More urgent than ever, David G. Gil's guiding text gives social workers the knowledge and confidence they need to change unjust realities. Clarifying the meaning, sources, and dynamics of injustice, exploitation, and oppression and certifying the place of the social worker in combating these conditions, Gil promotes social-change strategies rooted in the nonviolent philosophies of Mahatma Gandhi and Martin Luther King Jr.. He shares suggestions for transition policies intended to alleviate poverty, unemployment, and discrimination and examines modes of radical social work practice compatible with the UN Universal Declaration of Human Rights and President Roosevelt's proposed "Economic Bill of Rights." For this updated edition, Gil considers the factors driving two crucial developments since his volume's initial publication: the Middle East's Arab Spring and the U.S. Occupy Wall Street movement.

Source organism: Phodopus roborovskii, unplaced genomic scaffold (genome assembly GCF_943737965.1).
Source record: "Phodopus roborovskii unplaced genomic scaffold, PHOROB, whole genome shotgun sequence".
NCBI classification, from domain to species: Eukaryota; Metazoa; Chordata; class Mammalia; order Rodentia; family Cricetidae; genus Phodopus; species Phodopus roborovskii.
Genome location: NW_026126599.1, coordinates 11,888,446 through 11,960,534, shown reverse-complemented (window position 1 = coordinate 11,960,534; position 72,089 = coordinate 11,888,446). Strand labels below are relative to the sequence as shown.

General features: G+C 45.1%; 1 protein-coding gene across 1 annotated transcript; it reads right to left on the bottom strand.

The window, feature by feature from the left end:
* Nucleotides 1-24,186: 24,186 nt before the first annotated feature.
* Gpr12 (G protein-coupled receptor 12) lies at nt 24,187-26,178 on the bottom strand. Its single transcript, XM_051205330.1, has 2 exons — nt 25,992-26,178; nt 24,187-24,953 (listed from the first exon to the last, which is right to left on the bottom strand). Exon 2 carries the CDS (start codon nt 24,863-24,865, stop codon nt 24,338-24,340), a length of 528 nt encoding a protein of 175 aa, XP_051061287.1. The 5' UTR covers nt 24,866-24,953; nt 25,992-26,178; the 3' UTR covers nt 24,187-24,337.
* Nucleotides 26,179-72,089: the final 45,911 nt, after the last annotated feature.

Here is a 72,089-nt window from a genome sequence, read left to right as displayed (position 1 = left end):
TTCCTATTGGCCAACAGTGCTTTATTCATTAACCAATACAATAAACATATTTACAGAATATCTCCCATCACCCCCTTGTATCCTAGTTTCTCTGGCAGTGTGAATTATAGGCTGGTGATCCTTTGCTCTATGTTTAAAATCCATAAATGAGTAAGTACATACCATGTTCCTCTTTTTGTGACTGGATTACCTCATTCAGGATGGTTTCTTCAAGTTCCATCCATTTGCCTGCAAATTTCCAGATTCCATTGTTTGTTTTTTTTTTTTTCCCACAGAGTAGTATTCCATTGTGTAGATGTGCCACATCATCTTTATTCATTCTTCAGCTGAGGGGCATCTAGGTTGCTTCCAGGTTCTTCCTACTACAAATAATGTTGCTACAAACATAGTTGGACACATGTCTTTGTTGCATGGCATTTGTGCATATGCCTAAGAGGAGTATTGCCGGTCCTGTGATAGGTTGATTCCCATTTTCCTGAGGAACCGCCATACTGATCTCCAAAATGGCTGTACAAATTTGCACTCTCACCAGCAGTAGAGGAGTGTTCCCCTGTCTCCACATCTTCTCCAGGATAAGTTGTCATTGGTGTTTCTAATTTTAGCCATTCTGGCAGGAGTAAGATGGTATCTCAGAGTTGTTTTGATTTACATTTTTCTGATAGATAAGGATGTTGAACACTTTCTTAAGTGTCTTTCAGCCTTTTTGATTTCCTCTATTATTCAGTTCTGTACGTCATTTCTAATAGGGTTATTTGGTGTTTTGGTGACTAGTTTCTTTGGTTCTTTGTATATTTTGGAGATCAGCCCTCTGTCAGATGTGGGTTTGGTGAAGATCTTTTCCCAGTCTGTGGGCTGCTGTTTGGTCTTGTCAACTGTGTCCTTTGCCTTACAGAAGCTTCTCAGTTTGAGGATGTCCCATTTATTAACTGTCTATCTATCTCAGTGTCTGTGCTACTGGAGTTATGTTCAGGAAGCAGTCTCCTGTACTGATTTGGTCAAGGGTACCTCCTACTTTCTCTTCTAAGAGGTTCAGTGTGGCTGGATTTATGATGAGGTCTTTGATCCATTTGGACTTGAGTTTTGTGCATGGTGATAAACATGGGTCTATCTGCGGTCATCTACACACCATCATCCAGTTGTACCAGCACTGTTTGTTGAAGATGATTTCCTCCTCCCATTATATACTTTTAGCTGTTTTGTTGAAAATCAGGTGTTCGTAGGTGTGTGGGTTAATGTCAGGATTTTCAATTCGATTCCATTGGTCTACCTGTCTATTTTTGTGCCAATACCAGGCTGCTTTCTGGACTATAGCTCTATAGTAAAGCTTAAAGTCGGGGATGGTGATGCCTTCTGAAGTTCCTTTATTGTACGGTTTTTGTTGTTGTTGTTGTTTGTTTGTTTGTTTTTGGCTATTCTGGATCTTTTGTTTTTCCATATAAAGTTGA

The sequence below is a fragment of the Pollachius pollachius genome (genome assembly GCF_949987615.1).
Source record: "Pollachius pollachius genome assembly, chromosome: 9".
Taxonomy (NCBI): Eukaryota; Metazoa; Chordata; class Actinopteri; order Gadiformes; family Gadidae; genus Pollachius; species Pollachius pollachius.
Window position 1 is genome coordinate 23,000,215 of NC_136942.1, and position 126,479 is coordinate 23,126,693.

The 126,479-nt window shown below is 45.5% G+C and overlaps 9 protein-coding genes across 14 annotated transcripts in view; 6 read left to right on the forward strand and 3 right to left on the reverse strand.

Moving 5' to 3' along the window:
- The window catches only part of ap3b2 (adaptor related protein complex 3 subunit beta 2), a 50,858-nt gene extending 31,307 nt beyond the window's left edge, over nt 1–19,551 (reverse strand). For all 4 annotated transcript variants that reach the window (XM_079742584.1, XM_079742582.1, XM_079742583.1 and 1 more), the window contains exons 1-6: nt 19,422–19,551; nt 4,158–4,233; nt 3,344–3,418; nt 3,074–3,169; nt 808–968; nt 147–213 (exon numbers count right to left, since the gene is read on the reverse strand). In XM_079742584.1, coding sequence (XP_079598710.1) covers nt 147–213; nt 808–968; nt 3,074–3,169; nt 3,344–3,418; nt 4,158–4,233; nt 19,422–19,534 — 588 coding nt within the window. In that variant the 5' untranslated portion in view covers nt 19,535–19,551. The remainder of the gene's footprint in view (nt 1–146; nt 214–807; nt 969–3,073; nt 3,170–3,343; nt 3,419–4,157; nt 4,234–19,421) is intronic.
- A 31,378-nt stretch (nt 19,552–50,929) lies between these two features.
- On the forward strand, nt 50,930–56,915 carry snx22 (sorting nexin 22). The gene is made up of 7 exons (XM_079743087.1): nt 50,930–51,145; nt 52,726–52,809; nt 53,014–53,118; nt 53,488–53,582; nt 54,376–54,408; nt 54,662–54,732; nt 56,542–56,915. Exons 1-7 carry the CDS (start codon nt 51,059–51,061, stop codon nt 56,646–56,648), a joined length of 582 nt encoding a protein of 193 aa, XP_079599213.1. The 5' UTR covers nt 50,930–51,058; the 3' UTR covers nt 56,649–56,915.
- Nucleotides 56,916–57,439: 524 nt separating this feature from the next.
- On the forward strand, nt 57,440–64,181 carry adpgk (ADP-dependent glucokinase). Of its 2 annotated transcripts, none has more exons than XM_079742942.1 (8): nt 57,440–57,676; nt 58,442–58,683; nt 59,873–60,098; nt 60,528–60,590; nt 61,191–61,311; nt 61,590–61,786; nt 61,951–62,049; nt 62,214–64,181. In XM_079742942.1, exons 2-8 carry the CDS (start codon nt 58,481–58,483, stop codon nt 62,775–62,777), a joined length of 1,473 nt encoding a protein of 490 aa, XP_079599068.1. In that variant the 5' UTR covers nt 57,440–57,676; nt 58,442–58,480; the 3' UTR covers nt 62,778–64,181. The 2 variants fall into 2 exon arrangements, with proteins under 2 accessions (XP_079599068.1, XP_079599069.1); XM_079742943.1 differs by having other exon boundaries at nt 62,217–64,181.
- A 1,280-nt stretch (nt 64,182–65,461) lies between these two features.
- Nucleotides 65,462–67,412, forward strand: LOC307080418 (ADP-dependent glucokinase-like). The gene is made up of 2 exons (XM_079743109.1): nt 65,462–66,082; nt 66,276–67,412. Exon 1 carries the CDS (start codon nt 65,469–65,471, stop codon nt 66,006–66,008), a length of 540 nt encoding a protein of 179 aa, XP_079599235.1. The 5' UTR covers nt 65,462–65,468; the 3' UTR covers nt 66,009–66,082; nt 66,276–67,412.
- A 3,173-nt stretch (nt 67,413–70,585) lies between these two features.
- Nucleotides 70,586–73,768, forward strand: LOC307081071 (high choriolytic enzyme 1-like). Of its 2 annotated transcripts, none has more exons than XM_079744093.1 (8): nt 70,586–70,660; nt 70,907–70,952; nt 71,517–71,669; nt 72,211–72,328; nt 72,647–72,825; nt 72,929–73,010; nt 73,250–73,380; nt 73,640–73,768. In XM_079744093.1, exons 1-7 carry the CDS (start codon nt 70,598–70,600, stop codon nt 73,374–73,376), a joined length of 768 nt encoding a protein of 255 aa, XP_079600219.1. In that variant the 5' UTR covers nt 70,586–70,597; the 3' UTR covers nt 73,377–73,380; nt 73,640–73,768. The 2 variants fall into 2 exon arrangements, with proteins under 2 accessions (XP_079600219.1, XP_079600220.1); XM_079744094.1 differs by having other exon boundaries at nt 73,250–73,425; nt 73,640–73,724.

About the Author
David G. Gil is professor emeritus of social policy at the Heller School for Social Policy and Management, Brandeis University, and the author of Violence Against Children: Physical Child Abuse in the United States and Unraveling Social Policy: Theory, Analysis, and Political Action Towards Social Equality.
Table of Contents
ContentsAcknowledgmentsPreface to the 2013 ReissueIntroduction: The Relevance of Injustice and Oppression for Social Work and Social PolicyPart One: Theoretical and Historical Perspectives1. Injustice and Oppression: Meaning, Links, and Alternatives2. Injustice and Oppression: Origins, Evolution, Dynamics, and Consequences3. Social Change Strategies to Overcome Injustice and Oppression4. Dilemmas and Vicissitudes of Social WorkPart Two: Implications for Policy, Practice, and Organizing5. Transition Policies Beyond Poverty, Unemployment, and Discrimination6. Social-Change-Oriented "Radical" PracticeEpilogueAppendix A. Franklin D. Roosevelt's Economic Bill of RightsAppendix B. The United Nations Universal Declaration of Human RightsAppendix C. Framework for Analysis and Development of Social PoliciesWorks CitedIndex